The uncharged temperature responsive polymer MHEC-g-PNIPAAM (modified hydroxyethylcellulose graft poly(N-isopropylacrylamide)), and its anionic analogue were characterized by the aid of dynamic light scattering (DLS), rheology, turbidity and rheo-small angle light scattering (rheo-SALS). The temperature sensitive PNIPAAM groups cause intramolecular associations in the system at elevated temperatures. At low concentrations (0.02 wt% - 0.5 wt%), DLS and turbidity was used to measure the complex interactions as the temperature was increased. The DLS data show that at low temperatures, the relaxation process is bimodal for all concentrations of the charged polymer, while above the lower critical solution temperature (LCST) only one mode has been observed. For the neutral polymer, a bimodal relaxation process has been detected up to 0.3 wt % below LCST. At higher polymer concentrations and above LCST only one mode is evident. The general feature for all polymer concentrations is the marked contraction of the polymer clusters at moderate temperatures, most visible at the LCST. After the LCST, the cluster sizes gradually increase for charged polymer while the neutral polymer gradually reduces the cluster sizes. The turbidity increases as the radius of the aggregates decrease.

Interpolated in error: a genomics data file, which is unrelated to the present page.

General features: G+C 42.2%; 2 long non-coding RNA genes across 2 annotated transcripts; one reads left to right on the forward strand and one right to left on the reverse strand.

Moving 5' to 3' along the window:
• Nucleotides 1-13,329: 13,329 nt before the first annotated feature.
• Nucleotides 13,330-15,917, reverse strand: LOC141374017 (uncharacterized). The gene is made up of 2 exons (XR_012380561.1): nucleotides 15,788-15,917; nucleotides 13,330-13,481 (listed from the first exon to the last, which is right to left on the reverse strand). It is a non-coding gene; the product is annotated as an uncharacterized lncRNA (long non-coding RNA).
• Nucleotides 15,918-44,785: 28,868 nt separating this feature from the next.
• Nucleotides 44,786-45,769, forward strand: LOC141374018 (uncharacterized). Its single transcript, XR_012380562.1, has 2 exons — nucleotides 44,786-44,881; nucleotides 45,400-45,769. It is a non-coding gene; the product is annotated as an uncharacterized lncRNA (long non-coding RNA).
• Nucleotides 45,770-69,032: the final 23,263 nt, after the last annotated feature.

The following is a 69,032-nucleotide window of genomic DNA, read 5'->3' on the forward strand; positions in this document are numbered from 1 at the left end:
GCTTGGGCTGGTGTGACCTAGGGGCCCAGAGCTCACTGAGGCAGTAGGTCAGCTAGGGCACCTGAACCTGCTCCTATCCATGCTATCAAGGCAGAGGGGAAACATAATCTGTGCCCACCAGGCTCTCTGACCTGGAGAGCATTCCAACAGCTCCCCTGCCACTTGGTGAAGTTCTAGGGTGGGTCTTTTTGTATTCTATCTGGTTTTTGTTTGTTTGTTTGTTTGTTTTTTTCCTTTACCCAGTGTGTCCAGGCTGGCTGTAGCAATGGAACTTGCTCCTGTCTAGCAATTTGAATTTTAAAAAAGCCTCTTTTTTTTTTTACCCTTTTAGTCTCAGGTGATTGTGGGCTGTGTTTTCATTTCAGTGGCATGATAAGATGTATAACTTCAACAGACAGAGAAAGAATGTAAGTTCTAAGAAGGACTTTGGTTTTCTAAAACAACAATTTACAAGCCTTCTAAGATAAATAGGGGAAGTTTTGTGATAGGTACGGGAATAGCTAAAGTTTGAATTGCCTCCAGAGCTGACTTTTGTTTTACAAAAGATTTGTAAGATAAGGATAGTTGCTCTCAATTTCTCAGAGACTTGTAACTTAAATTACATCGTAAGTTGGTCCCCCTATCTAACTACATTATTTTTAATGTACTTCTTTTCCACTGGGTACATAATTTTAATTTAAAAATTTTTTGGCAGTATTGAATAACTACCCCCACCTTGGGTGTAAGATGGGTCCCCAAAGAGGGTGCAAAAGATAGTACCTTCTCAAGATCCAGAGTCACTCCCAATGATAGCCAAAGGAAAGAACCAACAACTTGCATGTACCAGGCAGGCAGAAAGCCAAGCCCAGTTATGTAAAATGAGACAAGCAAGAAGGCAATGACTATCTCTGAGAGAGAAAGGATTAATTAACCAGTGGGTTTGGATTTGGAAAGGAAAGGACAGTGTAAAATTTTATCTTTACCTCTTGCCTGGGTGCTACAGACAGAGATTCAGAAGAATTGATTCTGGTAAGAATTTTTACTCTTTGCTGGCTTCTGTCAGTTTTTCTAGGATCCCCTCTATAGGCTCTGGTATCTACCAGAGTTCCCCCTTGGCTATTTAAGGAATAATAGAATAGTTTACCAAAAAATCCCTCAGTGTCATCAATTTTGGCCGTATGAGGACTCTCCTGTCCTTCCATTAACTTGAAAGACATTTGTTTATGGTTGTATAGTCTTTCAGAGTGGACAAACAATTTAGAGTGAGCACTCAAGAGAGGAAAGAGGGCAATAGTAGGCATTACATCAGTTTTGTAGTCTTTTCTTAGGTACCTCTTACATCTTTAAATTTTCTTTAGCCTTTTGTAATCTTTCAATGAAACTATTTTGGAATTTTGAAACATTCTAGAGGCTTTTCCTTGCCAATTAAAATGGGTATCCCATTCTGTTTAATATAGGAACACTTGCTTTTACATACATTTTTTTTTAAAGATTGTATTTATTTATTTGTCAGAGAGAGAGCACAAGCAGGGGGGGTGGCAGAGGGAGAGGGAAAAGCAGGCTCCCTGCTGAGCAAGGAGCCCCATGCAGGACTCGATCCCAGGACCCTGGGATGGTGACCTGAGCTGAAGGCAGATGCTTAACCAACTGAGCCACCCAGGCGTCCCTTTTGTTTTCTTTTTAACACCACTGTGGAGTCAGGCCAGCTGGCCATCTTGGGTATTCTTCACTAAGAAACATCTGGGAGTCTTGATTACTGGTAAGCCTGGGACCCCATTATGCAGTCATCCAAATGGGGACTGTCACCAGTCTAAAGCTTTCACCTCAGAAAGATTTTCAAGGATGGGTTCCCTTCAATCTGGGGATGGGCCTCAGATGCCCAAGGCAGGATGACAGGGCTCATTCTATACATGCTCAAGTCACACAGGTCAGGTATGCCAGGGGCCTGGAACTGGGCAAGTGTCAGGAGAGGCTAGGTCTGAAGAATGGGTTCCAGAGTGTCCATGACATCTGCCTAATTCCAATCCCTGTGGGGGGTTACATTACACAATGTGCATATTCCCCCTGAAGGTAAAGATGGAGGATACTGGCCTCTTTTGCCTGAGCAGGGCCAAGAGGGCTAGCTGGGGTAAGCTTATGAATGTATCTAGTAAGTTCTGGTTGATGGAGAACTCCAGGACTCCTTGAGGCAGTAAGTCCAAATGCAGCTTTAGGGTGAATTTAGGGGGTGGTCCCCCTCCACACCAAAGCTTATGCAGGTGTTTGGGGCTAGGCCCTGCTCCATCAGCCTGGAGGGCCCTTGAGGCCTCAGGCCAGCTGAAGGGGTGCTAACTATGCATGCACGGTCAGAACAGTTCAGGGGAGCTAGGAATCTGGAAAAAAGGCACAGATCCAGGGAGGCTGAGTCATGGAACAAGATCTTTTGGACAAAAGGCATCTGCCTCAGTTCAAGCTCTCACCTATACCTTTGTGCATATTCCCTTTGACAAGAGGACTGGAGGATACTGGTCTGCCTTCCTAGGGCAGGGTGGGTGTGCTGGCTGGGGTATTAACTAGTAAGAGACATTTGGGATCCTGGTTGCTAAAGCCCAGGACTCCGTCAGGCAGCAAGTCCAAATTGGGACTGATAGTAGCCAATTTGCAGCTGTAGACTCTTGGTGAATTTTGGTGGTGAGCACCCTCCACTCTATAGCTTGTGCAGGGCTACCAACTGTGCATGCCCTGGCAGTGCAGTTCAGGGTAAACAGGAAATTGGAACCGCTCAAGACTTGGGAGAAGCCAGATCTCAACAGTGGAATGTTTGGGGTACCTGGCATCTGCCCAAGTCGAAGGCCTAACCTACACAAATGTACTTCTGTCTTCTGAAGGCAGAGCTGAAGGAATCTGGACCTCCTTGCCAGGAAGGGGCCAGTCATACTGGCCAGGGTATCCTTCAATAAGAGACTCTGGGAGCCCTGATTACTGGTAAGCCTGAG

Viscosity enhancements were observed for semidilute samples (0.5 wt%-5 wt%) around LCST. The light scattering pattern from rheo-SALS reveals that the system reorganize at elevated temperatures both in the presence and absence of shear forces. It is also shown that when a shear force is applied to the system, the neutral polymer has a random organization throughout the whole considered temperature region, while the charged polymer is anisotropic around LCST in the presence of shear forces.